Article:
As this Christmas season arrives, Gayle and I are reminded once again to reflect on how proud we are to be West Virginians, blessed with the riches of loving friends and family. 


If Gov. Jim Justice were as excited about science, democracy and the truth as he is about the prospects of two vaccines to turn the coronavirus pandemic on its ear, he might then have an easier time convincing citizens to line up and take a couple shots for the greater good so that we might …

We owe a huge debt of gratitude to all local officials responsible for running smooth and incident-free primary and general elections this year – especially given the political, administrative and public health pressures they were under from Day One while doing their duty to collect and coun…

Gauley Bridge Elementary was discussed at a recent board meeting. The common answer that is given when people explain why Gauley Bridge achieves at such high levels is, “they have smaller class sizes.”

If our 2020 Thanksgiving is minimal, it doesn’t matter. Thanksgiving 2120, 100 years from now, does matter.

Covid continues to dominate our lives. We seem more intent on fighting each other than fighting the spread of the virus. It’s winning; we are losing.

It’s Thanksgiving week in the United States. Since 1942 by act of Congress, and intermittently before that since the arrival of British settlers in North America, Americans have enjoyed a Thursday holiday around the end of November.

As the days get colder and shorter, many Americans will experience what we call “seasonal depression.” Lack of vitamin C, personal interactions and social events are the root for many that experience this illness. It can cause folks to lose interest in activities, feel tired or even gain wei…

Whether you choose to mask up and wait in line at a brick-and-mortar store or shop online from the comfort of your home, it’s important to beware of seasonal scams.

President-elect Joe Biden Jr. delivered an address to the nation last Saturday night, the tone, tenor and content of which we, as a country, have not heard in a good, long while. Four years, to be exact.

Despite every last shred of evidence to the contrary, Gov. Jim Justice – supplicant to President Trump – says that he is not yet ready to recognize Joe Biden as president-elect of the United States. Well, we have a feeling the duly elected president, come Jan. 20, 2021, is not waiting on Big…

(Earlier this month), Governor Jim Justice announced that as students returned to WVU and Morgantown, he would re-open the bars there. Never mind that infections were rising in Monongalia County at an unprecedented rate (the previous) weekend, the governor had a reason for what he was doing …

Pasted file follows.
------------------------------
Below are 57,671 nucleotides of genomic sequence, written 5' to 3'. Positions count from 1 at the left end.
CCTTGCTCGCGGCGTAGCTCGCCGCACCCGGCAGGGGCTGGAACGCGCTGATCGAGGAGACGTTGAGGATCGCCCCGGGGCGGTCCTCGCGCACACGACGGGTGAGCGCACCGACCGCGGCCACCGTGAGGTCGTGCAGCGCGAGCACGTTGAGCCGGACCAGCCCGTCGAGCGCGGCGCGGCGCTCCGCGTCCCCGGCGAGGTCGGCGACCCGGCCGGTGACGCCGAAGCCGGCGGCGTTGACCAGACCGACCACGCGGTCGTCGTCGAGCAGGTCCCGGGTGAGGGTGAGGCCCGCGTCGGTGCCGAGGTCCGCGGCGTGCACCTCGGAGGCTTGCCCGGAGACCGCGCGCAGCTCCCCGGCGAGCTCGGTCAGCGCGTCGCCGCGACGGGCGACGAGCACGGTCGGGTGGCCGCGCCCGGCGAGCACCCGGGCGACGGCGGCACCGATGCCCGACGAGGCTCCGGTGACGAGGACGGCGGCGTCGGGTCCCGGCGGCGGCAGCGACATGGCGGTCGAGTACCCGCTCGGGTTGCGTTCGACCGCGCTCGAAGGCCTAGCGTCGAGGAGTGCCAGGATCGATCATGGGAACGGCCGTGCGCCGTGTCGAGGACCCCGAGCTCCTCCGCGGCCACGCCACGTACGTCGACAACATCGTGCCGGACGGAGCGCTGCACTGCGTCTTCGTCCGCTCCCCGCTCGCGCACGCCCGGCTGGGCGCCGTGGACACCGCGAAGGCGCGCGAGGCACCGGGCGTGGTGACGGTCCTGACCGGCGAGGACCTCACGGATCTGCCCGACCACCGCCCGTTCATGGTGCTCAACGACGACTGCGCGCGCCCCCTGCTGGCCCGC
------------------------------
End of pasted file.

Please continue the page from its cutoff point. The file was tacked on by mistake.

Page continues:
Less than one percent of the nation’s population lives in nursing homes. But, residents and staff of nursing homes and other long-term care facilities account for 40 percent of Covid-19 deaths nationally.

As protests and riots spread like wildfire across the nation (last month) in response to the death of George Floyd and other Black people at the hands of white police officers, I couldn’t help but recall an old African Proverb:

“I’ve occasionally encountered mass hysteria in other countries,” Nicholas Kristof writes at the New York Times. “In rural Indonesia, I once reported on a mob that was beheading people believed to be sorcerers, then carrying their heads on pikes. But I never imagined that the United States c…

Now that West Virginia is reopening, people are taking to the roads for summer activities, and the Public Service Commission’s Transportation Enforcement Officers are patrolling the highways to ensure your safety. They are always on the lookout for commercial motor vehicles that pose a hazar…

This July is the 134th year of the Statue of Liberty. Homeless immigrants from all over the world saw the Lady of the Harbor as a welcoming symbol of a land of “milk and honey” and a better way of life as they fled oppression and poverty elsewhere.

Leave it to the Rev. Matthew J. Watts to see the blessing in a crisis. Federal leaders have sent millions to all 50 states, telling state leaders to use the money to combat coronavirus.

On June 17, the Senate voted in favor of the Great American Outdoors Act, giving our wild and wonderful public lands a real boost. Now, the bipartisan Act heads to the House for consideration.

Americans hope they will never be bullied by a police officer. A man or woman with a badge and a gun can be an intimidating figure. If a cop pulls you over and bullies you, what can you do? Americans are at the mercy of bad cops. Who hasn’t been afraid of a police officer at one time or another?

City council members in municipalities across southern West Virginia who passed nondiscrimination ordinances to extend civil rights protections to members of the LGBTQ community can rest comfortably and walk more confidently knowing that they were on the right side of history as confirmed ea…